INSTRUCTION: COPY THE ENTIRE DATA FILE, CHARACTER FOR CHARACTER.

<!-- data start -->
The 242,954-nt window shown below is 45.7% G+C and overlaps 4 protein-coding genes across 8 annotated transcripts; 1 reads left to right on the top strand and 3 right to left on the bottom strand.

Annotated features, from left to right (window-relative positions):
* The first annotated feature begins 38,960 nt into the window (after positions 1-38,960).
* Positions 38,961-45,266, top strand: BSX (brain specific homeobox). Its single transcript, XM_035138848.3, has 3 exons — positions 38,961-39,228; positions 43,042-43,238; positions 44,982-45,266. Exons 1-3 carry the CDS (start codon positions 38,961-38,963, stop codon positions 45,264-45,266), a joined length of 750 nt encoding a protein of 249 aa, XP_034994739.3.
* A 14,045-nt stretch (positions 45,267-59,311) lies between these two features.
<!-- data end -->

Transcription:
The 242,954-nt window shown below is 45.7% G+C and overlaps 4 protein-coding genes across 8 annotated transcripts; 1 reads left to right on the top strand and 3 right to left on the bottom strand.

Annotated features, from left to right (window-relative positions):
* The first annotated feature begins 38,960 nt into the window (after positions 1-38,960).
* Positions 38,961-45,266, top strand: BSX (brain specific homeobox). Its single transcript, XM_035138848.3, has 3 exons — positions 38,961-39,228; positions 43,042-43,238; positions 44,982-45,266. Exons 1-3 carry the CDS (start codon positions 38,961-38,963, stop codon positions 45,264-45,266), a joined length of 750 nt encoding a protein of 249 aa, XP_034994739.3.
* A 14,045-nt stretch (positions 45,267-59,311) lies between these two features.